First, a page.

“Striker Brooks gave me a tongue lashing that would make a lesser man run into enemy fire with glee.  I think it really burned his boots that I didn’t get myself killed.  Would have justified his order and gotten rid of the biggest pain in his panties all at the same time.”  Thomas tried to smile, but it seemed to slip off his face and fall into the coffee.   Ry took a breath and glanced around the camp.  Their Drove was busy nursing the wounds of the day and trying to block out the memories enough to get a little sleep.  No battles at night.  It seemed to be an unspoken agreement on both sides.  Neither had the technology to efficiently massacre the other in the dark.  Leave the butchery for the light of day where you could see the blood, gore and death with unhindered clarity.

“I’m leaving, Thomas.”  He had planned out the words so carefully all this time, and now they rushed out of him like the bullets from his gun.  Three bullets.  Rapid, painful.   But he had to say them.  He caught Thomas’s movement in his peripheral as the boy turned to face him.  He could feel the heat of the incredulity, the horror in the stare.  He kept his gaze trained on the fire.

“We both knew from the beginning I wouldn’t last through this war.  We both knew I would go eventually.  I never would have made it this far, this long without you.”  He turned.  That part was true.  He had to make Thomas believe that part was true.

“But I can’t stay anymore.  Not even,” he swallowed, tried to steady his voice.  “Not even for you, my friend.”

“Ry, you can’t go.  Are you insane?  You know what they do to those who go AWOL.  You saw what they did to Benton.  What they did to…” he stopped, the word stuck in his throat.  Evey, Ry’s mind supplied.  Thomas hadn’t been able to say her name since.  An image of Benton’s body flashed in his mind.  Torn, mutilated, dragged through camp as a message: traitors were worse than enemies.  His gutted body hung in their camp for three days to discourage any who might consider going AWOL.  But Evey…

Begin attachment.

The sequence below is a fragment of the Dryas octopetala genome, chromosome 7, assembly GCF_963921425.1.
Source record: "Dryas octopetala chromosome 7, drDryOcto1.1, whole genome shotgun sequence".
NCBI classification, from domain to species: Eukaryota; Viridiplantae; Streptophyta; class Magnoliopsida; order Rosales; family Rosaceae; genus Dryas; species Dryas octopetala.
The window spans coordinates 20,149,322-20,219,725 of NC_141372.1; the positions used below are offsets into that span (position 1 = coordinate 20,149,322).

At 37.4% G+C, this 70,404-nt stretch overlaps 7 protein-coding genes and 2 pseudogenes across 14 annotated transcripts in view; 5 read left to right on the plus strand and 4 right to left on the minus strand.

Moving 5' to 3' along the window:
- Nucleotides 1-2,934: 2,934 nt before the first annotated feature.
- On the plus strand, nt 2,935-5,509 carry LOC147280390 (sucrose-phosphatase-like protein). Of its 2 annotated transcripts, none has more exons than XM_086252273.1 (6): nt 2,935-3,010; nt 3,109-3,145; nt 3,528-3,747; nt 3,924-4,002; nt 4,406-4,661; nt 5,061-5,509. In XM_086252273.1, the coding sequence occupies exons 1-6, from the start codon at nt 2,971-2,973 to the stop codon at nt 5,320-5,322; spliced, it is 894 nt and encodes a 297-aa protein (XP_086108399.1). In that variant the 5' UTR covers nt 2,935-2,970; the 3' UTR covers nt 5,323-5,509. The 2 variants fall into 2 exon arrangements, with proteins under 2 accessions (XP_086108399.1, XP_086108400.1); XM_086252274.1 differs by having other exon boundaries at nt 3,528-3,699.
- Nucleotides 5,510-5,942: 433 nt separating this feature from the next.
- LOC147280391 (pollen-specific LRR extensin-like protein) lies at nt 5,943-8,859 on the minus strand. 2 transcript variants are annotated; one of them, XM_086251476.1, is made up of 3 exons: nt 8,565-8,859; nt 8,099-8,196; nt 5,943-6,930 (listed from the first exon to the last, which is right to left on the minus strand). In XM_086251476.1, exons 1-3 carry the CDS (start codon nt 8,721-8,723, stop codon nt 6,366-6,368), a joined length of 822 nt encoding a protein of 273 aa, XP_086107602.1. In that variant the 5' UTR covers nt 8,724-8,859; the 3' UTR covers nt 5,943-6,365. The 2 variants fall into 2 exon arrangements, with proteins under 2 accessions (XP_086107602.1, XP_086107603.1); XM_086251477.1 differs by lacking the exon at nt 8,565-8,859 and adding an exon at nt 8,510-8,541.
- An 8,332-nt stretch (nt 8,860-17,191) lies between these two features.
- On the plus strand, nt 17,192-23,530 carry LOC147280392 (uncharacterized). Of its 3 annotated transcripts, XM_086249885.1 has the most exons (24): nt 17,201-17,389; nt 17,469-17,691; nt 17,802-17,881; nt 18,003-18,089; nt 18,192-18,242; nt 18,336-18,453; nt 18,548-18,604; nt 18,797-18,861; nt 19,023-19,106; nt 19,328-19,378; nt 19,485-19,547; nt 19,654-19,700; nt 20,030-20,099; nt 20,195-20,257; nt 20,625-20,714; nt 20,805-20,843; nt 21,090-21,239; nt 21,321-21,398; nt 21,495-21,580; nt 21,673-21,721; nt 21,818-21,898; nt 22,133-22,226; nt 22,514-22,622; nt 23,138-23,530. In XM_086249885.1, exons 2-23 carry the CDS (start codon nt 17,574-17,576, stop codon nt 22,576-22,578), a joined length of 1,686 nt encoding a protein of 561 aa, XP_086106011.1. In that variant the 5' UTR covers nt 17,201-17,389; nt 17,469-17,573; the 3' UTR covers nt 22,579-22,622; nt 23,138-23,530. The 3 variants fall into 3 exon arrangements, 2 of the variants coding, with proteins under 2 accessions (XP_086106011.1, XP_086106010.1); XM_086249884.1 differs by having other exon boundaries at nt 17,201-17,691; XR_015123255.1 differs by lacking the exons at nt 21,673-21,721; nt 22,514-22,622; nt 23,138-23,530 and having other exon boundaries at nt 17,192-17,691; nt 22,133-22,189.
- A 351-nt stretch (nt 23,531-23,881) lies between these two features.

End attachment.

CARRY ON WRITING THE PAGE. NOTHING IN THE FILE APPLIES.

“We never saw her.”

“But we know!  They told us!”  Thomas threw the coffee cup into the fire and covered his face with his hands.  Ry should leave now.  Now, before he lost his mind and stayed.  Thomas took a ragged breath.

“You can’t leave, Ry.  They’ll find you.  They always do.  No one in the history of the war has gone AWOL and survived.  If you leave, you’re as good as dead.”

“If I stay I’m as good as dead.   At least this way it’s on my terms.”  Thomas looked at him.  Defeated.  Betrayed.

“You are all I have left, Ry.  I’ve lost everything.  My childhood.  My family.  My freedom.  And…” Evey, Ry thought again.  And the thought nearly tore him apart.  He had to look away.  Away from the empty shell that was his friend, away from the hurt and betrayal.   Thomas was right; he’d lost everything.  Yet he would stay, because it was his duty.  And there was honor in that.  That’s why Thomas was the better man.  Why he had always been the better man.  And why Ry had to go.  He stood.

“I’ll cover for you,” Thomas’s voice was flat.

“Don’t.”

“I’ll tell them you were killed.”

“Don’t.”

“Please don’t go, Ry.”

“Good-bye, my friend.”  He turned, walked out of the fire’s light.  And as he went, Thomas’s whisper followed him like a ghost.

“Good-bye, my brother.”

– S.D. Bullard

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~ by sdbullard on July 30, 2012.

2 Responses to “Chapter 1”

  1. wow! I LOVE the first chapter! is this a hunger games story? JUST KIDDING! 😉 I like messing with you!